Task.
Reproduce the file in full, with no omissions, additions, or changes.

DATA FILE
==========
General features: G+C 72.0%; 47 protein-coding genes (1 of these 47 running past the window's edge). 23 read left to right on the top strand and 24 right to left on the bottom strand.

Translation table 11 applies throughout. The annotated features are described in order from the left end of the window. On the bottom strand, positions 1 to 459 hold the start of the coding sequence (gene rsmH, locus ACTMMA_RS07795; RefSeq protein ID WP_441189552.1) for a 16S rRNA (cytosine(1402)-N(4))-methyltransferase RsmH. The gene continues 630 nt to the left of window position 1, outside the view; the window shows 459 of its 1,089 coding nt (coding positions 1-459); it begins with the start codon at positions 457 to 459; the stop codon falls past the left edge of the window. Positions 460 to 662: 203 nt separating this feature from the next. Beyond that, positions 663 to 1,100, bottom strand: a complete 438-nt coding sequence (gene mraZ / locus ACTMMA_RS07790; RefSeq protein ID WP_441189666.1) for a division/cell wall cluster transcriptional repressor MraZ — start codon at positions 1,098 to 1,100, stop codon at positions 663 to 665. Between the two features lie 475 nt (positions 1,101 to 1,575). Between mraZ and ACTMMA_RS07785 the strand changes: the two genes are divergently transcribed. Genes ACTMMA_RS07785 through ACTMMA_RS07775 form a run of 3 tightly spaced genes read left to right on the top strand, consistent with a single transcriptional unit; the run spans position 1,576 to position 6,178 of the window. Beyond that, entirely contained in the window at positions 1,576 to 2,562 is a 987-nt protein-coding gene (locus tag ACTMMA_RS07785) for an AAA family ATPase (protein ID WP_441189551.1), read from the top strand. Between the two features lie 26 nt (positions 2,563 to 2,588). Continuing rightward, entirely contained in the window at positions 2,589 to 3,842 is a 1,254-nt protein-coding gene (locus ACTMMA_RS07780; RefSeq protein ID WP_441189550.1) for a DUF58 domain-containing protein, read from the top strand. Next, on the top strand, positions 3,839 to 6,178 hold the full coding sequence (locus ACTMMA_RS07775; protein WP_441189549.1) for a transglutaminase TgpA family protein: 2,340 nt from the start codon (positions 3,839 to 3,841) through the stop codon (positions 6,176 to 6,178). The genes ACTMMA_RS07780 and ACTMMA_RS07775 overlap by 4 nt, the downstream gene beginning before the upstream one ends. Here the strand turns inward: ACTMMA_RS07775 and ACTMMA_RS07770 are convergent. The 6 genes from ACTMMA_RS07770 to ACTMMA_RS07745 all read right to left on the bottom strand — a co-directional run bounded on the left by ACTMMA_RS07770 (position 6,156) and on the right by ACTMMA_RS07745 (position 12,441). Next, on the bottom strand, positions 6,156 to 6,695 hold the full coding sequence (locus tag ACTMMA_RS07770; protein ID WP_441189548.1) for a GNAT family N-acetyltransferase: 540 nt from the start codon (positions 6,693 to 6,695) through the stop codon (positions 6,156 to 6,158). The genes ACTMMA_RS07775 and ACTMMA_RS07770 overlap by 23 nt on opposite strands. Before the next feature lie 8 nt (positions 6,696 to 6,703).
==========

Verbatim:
General features: G+C 72.0%; 47 protein-coding genes (1 of these 47 running past the window's edge). 23 read left to right on the top strand and 24 right to left on the bottom strand.

Translation table 11 applies throughout. The annotated features are described in order from the left end of the window. On the bottom strand, positions 1 to 459 hold the start of the coding sequence (gene rsmH, locus ACTMMA_RS07795; RefSeq protein ID WP_441189552.1) for a 16S rRNA (cytosine(1402)-N(4))-methyltransferase RsmH. The gene continues 630 nt to the left of window position 1, outside the view; the window shows 459 of its 1,089 coding nt (coding positions 1-459); it begins with the start codon at positions 457 to 459; the stop codon falls past the left edge of the window. Positions 460 to 662: 203 nt separating this feature from the next. Beyond that, positions 663 to 1,100, bottom strand: a complete 438-nt coding sequence (gene mraZ / locus ACTMMA_RS07790; RefSeq protein ID WP_441189666.1) for a division/cell wall cluster transcriptional repressor MraZ — start codon at positions 1,098 to 1,100, stop codon at positions 663 to 665. Between the two features lie 475 nt (positions 1,101 to 1,575). Between mraZ and ACTMMA_RS07785 the strand changes: the two genes are divergently transcribed. Genes ACTMMA_RS07785 through ACTMMA_RS07775 form a run of 3 tightly spaced genes read left to right on the top strand, consistent with a single transcriptional unit; the run spans position 1,576 to position 6,178 of the window. Beyond that, entirely contained in the window at positions 1,576 to 2,562 is a 987-nt protein-coding gene (locus tag ACTMMA_RS07785) for an AAA family ATPase (protein ID WP_441189551.1), read from the top strand. Between the two features lie 26 nt (positions 2,563 to 2,588). Continuing rightward, entirely contained in the window at positions 2,589 to 3,842 is a 1,254-nt protein-coding gene (locus ACTMMA_RS07780; RefSeq protein ID WP_441189550.1) for a DUF58 domain-containing protein, read from the top strand. Next, on the top strand, positions 3,839 to 6,178 hold the full coding sequence (locus ACTMMA_RS07775; protein WP_441189549.1) for a transglutaminase TgpA family protein: 2,340 nt from the start codon (positions 3,839 to 3,841) through the stop codon (positions 6,176 to 6,178). The genes ACTMMA_RS07780 and ACTMMA_RS07775 overlap by 4 nt, the downstream gene beginning before the upstream one ends. Here the strand turns inward: ACTMMA_RS07775 and ACTMMA_RS07770 are convergent. The 6 genes from ACTMMA_RS07770 to ACTMMA_RS07745 all read right to left on the bottom strand — a co-directional run bounded on the left by ACTMMA_RS07770 (position 6,156) and on the right by ACTMMA_RS07745 (position 12,441). Next, on the bottom strand, positions 6,156 to 6,695 hold the full coding sequence (locus tag ACTMMA_RS07770; protein ID WP_441189548.1) for a GNAT family N-acetyltransferase: 540 nt from the start codon (positions 6,693 to 6,695) through the stop codon (positions 6,156 to 6,158). The genes ACTMMA_RS07775 and ACTMMA_RS07770 overlap by 23 nt on opposite strands. Before the next feature lie 8 nt (positions 6,696 to 6,703).